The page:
Embarrassing but true fact: The first time I saw Mike Watt perform, I had only the vaguest idea of who he was. The year was approximately 1992, and my friends had convinced me to go with them to see a band called fIREHOSE, for whom Watt played bass. I knew the broad outlines of his story – that he had been in the Minutemen, who had come to a tragic end with leader D. Boon’s death in a car crash, and had quit music for some years before being cajoled out of retirement by fIREHOSE singer Ed Crawford – but I did not know at the time that he was an Important Figure. Almost everything about that show has been lost in the mists of time, though I do remember that as an encore they did a cover of the Butthole Surfers’ “Revolution, Pt. 2” – the one that ends with a chant of “Garry Shandling, Garry Shandling” – and that this made me very happy.
Fast-forward to 2011. fIREHOSE broke up not long after I saw them, and in the intervening years Watt has released a number of solo albums, including one (Ball-Hog or Tugboat?) that got a big push from a major label and even some radio play. Every one since then has been increasingly esoteric and low-profile, though not necessarily in a bad way. Watt was never at home in the Long Plastic Hallway.
So last night a group of those same friends and I got our middle-aged butts in gear and made the trek to Bottom of the Hill to see Watt perform his latest opus, Hyphenated-Man, a 30-song, 47-minute autobiographical “punk opera.” There were many travails along the way. We lost one of our number, Mr. X, to unspecified complications before we even got started. When we finally took up our places along the rail at BOTH, it was after 10:00 and there were two opening acts still to go.
The first one, Liquid Indian, turned out to be one guy with an acoustic guitar and absolutely no songs. For about a half-hour he thrashed away at a series of open chords with great enthusiasm but no direction. It was truly awful. Between sets a big, nervous, crazy-looking guy insisted on showing us the size of his forearms, but fortunately no unpleasant incident touched off.
The second opening act, the cleverly named Electric Chair Repair Co., seemed more promising at first, kicking off with a Joy Division-ish drone that was not unpleasant to listen to. But pretty soon they started to suck too, and to do it much louder than the other guy had. I only ask opening acts to be one of three things – good, quiet, or brief – and the prospects for that were not looking good.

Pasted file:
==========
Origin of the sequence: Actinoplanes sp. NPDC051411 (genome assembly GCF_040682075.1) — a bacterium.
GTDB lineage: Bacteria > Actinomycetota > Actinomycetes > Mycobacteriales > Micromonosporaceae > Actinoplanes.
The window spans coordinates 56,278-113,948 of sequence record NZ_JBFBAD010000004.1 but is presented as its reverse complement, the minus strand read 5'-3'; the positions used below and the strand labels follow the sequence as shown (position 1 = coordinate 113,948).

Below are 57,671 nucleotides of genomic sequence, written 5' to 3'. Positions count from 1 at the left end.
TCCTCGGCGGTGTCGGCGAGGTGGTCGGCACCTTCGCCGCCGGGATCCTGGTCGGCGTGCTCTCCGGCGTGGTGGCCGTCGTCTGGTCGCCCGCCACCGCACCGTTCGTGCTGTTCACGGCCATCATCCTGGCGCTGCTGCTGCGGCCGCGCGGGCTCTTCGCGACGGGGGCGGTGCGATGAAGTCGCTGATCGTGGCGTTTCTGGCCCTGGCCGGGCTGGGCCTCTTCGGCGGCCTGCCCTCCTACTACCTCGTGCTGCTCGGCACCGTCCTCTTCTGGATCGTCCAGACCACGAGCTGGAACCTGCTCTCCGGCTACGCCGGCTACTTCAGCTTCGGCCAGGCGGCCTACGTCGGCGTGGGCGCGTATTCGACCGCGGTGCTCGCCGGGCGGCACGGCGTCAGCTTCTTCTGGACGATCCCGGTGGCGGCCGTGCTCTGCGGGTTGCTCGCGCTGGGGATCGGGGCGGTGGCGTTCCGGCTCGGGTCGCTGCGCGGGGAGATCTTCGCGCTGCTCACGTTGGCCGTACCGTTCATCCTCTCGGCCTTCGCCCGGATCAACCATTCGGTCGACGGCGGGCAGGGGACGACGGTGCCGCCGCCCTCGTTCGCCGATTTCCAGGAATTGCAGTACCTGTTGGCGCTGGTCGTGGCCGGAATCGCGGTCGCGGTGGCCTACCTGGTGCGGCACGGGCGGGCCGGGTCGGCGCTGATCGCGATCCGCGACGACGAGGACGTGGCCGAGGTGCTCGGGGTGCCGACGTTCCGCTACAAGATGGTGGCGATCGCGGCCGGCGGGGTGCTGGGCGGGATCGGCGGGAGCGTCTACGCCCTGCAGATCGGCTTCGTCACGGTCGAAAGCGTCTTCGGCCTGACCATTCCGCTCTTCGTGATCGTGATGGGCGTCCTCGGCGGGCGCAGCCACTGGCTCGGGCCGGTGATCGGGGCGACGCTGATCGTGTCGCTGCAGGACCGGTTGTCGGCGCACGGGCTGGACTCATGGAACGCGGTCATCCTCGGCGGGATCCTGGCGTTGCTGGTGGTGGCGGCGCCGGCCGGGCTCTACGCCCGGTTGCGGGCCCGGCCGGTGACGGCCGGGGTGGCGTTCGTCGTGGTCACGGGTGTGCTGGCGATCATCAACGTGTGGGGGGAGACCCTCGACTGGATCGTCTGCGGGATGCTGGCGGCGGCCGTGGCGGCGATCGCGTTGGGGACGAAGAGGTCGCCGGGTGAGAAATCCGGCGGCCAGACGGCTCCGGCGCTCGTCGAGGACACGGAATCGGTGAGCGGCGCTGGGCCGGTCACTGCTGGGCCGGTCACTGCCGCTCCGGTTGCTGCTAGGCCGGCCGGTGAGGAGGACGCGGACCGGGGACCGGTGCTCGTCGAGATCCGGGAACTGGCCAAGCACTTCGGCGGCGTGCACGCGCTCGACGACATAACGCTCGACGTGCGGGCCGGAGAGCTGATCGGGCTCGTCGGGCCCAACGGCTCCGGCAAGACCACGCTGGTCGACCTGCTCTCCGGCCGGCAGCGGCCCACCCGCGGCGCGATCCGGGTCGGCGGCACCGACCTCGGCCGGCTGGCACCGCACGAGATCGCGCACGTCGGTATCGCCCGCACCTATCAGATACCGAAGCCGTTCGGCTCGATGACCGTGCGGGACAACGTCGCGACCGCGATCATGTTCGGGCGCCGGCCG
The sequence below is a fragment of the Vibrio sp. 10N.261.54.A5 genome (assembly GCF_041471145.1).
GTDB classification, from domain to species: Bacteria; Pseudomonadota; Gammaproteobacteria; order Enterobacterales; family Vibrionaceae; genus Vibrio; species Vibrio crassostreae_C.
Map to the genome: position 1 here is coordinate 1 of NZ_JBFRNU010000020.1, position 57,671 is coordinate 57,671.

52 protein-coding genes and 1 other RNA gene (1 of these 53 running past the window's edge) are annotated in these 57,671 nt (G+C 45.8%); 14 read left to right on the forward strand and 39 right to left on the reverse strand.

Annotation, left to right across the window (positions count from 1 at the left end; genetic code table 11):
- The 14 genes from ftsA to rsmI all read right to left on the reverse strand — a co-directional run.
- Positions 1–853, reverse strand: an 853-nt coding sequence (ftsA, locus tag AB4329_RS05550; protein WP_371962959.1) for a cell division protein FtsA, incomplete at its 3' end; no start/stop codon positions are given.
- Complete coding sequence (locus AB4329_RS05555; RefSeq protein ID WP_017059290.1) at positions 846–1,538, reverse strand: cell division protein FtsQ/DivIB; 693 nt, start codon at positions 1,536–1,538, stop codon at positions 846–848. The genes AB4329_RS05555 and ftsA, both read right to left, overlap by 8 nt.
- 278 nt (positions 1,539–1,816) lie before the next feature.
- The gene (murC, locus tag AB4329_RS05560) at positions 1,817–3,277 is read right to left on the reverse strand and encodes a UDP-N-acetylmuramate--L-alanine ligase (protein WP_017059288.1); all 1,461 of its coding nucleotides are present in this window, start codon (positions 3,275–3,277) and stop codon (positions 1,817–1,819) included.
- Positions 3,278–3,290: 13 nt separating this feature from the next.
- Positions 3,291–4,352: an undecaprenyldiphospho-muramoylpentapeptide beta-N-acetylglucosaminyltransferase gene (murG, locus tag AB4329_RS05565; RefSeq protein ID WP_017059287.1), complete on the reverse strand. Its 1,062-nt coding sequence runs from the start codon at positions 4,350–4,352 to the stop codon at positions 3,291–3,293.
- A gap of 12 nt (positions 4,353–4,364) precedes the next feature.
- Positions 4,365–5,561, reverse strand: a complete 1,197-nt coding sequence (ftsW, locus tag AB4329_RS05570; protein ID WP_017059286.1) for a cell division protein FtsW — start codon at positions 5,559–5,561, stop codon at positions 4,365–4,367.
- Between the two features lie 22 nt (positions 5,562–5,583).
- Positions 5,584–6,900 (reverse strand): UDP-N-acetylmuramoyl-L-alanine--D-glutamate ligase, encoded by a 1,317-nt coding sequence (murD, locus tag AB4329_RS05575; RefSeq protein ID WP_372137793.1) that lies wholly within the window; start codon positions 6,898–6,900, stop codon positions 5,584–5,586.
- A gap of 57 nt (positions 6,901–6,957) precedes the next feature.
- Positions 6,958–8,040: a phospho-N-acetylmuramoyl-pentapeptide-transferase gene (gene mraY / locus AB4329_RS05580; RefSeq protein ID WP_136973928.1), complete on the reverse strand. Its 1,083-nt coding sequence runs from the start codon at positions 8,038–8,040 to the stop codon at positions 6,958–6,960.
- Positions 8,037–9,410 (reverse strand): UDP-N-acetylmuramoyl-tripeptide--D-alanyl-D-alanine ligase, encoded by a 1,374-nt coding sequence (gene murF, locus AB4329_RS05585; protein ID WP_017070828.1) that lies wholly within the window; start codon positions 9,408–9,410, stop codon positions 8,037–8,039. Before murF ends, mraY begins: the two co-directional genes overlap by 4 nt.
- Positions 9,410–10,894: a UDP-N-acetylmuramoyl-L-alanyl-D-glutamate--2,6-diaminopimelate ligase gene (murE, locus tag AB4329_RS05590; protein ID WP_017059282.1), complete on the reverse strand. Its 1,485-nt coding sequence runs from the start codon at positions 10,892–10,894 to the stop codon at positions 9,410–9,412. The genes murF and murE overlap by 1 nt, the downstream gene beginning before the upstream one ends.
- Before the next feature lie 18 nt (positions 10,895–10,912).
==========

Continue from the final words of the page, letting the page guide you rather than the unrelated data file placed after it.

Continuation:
Then something strange happened. A bearded, bleary-eyed figure appeared at the side of the stage; we all braced ourselves for what looked like it was going to be a confrontation with a hobo who had somehow gotten into the club. But no: it was Watt, who had been napping backstage and still had his sleep mask pushed up on the top of his head. This is probably not so, but I got the impression that he was sleepwalking, called forth from his place of repose by the bassline of the Stooges’ “Fun House.” He picked up a microphone and started to sing, or at least vocalize, and the transformation was amazing; for the five minutes or so that Watt was on stage with them, the Electric Chair Repair Co. stopped sucking, sounded like a real band with a purpose for existing. And then Watt was gone, either back to bed or to procure his evening coffee, but unfortunately the ECRC continued on for some interval that I can only describe as interminable.
But never mind all my kvetching. Once Watt and co. hit the stage, all was forgiven. They launched headlong into Hyphenated-Man, navigating its myriad twists and turns with stunning energy and precision. Then, after a brief conference at the back of the stage, they returned to perform some Minutemen songs and another, longer version of “Fun House,” for which they were joined by actual Stooges saxophonist Steve Mackay. It was not a long set, maybe 75 minutes altogether, but it was a pretty fucking great one.
Charles Frank Black Francis Thompson once said something to the effect that people don’t really pay to see a rock concert; they pay to see someone believe in himself for 90 minutes. In Mike Watt’s case, I think it’s more like we pay to see a man love his job. You rarely see a human being so happy as Watt was as he thumped his “thunderstick,” as he likes to call it, and “spieled,” as he also likes to call it. The word “inspirational” would not be out of line, especially when you consider that despite advancing age and less-than-optimal health, Watt is still humping it around the continent in a van, playing a show in a different city every damn night.
I probably won’t see Watt again for a while, unless I win the lottery and go to Europe to see him play with the Stooges this summer. But it’s good to know he’s out there, jamming it econo for all of us. I for one take comfort in that.